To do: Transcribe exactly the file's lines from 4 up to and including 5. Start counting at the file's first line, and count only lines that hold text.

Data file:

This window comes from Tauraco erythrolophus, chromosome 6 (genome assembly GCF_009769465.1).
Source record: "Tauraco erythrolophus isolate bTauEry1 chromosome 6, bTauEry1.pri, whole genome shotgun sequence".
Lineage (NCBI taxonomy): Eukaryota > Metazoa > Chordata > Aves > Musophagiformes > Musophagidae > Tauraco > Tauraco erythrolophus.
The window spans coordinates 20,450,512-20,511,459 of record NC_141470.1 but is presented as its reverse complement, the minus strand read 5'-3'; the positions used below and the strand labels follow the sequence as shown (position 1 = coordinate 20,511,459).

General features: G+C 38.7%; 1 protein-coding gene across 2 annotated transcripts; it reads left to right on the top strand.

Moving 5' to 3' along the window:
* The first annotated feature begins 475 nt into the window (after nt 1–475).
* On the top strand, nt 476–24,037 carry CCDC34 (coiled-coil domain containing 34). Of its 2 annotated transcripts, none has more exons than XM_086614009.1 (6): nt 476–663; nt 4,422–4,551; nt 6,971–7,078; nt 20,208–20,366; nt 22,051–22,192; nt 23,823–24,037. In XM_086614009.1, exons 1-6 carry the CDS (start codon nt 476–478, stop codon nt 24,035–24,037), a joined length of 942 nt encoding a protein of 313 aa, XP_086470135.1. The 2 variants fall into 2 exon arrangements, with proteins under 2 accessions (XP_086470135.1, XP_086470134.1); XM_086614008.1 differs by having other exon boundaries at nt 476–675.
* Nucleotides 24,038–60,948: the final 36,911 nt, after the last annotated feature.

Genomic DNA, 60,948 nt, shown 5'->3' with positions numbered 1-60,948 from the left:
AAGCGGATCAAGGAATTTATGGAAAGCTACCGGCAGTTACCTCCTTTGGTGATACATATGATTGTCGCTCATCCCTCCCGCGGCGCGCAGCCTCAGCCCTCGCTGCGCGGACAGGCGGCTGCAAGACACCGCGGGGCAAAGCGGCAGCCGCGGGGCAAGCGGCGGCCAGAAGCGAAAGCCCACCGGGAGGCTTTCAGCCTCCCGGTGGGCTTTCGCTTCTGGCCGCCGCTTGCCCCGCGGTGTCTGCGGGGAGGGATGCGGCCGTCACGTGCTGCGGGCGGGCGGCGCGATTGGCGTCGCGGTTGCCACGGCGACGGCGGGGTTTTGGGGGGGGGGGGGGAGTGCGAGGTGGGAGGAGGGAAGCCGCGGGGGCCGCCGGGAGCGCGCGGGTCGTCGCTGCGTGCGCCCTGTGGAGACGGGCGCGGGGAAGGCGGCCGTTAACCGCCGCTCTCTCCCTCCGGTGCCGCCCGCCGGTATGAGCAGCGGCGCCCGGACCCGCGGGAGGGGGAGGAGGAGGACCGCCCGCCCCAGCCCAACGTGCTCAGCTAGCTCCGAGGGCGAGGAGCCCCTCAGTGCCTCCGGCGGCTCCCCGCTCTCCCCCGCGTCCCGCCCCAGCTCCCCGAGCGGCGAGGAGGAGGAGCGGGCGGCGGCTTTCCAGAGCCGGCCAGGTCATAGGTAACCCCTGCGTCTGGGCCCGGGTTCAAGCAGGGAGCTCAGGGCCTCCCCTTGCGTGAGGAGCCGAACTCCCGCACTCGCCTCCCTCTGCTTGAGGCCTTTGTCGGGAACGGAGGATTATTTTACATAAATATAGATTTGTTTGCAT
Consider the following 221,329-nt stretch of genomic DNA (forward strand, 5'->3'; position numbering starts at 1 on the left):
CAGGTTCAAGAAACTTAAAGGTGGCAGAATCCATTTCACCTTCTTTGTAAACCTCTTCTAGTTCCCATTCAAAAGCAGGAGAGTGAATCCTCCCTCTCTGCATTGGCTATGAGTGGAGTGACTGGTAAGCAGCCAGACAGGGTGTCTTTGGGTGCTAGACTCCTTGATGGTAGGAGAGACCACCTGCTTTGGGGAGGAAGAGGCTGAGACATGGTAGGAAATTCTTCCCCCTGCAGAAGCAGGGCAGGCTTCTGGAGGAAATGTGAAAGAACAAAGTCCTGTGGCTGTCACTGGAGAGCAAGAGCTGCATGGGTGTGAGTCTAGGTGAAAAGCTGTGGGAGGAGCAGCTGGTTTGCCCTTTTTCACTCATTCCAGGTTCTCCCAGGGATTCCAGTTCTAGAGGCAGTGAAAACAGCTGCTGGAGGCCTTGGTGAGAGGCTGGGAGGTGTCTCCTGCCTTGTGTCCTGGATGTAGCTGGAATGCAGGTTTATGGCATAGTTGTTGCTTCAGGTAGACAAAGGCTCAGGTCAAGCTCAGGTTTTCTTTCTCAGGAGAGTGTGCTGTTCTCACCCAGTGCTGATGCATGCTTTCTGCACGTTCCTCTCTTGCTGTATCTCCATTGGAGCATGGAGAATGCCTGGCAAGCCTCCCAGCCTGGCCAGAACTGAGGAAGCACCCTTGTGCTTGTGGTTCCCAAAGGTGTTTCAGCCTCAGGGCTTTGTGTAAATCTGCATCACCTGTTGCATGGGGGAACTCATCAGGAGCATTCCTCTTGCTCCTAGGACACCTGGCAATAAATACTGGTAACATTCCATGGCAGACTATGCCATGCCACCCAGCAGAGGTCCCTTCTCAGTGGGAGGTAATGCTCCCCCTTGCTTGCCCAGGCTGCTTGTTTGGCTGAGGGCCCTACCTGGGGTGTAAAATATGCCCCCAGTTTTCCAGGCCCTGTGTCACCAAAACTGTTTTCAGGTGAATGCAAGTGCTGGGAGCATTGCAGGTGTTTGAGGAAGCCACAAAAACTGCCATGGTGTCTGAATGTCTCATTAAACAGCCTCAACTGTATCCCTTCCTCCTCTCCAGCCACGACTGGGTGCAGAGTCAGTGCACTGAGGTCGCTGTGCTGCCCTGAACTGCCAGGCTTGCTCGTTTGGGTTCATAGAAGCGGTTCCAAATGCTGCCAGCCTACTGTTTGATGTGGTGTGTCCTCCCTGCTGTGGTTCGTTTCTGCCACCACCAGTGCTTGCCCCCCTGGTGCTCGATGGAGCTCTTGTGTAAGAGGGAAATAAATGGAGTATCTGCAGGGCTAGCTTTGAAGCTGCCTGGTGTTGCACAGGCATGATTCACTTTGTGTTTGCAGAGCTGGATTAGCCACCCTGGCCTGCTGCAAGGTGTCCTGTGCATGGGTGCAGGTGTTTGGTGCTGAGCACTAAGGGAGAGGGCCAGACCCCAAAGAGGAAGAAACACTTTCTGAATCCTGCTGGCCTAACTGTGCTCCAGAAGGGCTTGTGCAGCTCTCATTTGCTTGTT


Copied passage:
The window spans coordinates 20,450,512-20,511,459 of record NC_141470.1 but is presented as its reverse complement, the minus strand read 5'-3'; the positions used below and the strand labels follow the sequence as shown (position 1 = coordinate 20,511,459).

General features: G+C 38.7%; 1 protein-coding gene across 2 annotated transcripts; it reads left to right on the top strand.